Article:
The Scottish Prison Service is ordering 1,600 19 inch flat screen televisions for use across the service. The televisions are for inmates and are being purchased in order to meet energy efficiency targets.
The Scottish Prison Service (SPS) said the television sets would not cost the taxpayer any money as prisoners were charged for television access. Prisoners pay £1 a week for their in-cell terrestrial and satellite televisions but, according to the SPS, they are not a right and can be taken away at the prison governor's discretion. Remand prisoners do not pay the fee. PlayStation (PS2 or other console) is provided free of charge in prisons.
A TV licence costs £145.50 a year and a Sky starter pack is £19.50 a month. Therefore for the average home, the basic annual cost of satellite television is £379.50. That excludes the cost of the television itself.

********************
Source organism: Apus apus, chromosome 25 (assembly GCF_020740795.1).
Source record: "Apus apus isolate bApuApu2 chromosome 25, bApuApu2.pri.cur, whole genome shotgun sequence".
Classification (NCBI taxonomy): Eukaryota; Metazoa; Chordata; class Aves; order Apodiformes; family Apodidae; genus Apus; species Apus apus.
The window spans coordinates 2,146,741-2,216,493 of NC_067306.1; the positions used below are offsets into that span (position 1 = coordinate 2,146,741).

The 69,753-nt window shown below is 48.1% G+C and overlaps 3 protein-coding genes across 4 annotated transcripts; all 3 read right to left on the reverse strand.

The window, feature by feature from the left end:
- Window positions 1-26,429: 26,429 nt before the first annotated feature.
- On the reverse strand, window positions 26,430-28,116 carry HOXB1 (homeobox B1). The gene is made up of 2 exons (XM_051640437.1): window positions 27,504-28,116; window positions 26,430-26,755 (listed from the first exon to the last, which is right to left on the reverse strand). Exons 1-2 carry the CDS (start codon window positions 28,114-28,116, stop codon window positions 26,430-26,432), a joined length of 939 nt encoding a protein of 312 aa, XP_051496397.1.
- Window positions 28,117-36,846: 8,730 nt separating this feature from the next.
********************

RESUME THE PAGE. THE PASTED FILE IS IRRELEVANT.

Prisons will be able to negotiate prices for televisions and satellite receivers but is £1 a week a fair price? The top websites which provide bedside televisions do not give prices online but even a standard Freeview TV will cost far more than £1 a week.
Our prisons have rooms with extra large television screens for inmates' use. The taxpayer pays for those. Should we also be subsidising personal televisions? What saving will low energy televisions make to the prison estate energy costs? We really need some detail and not just to be told that there will be no cost to taxpayers.
The SPS said televisions had been a 'feature' of prisons since 1999 when Labour began it's eight-year term at Holyrood yet Richard Baker, Labour's justice spokesman, is jumping up and down with indignation at the purchase of these new televisions. He should have checked out the history of personal televisions in prisons before protesting.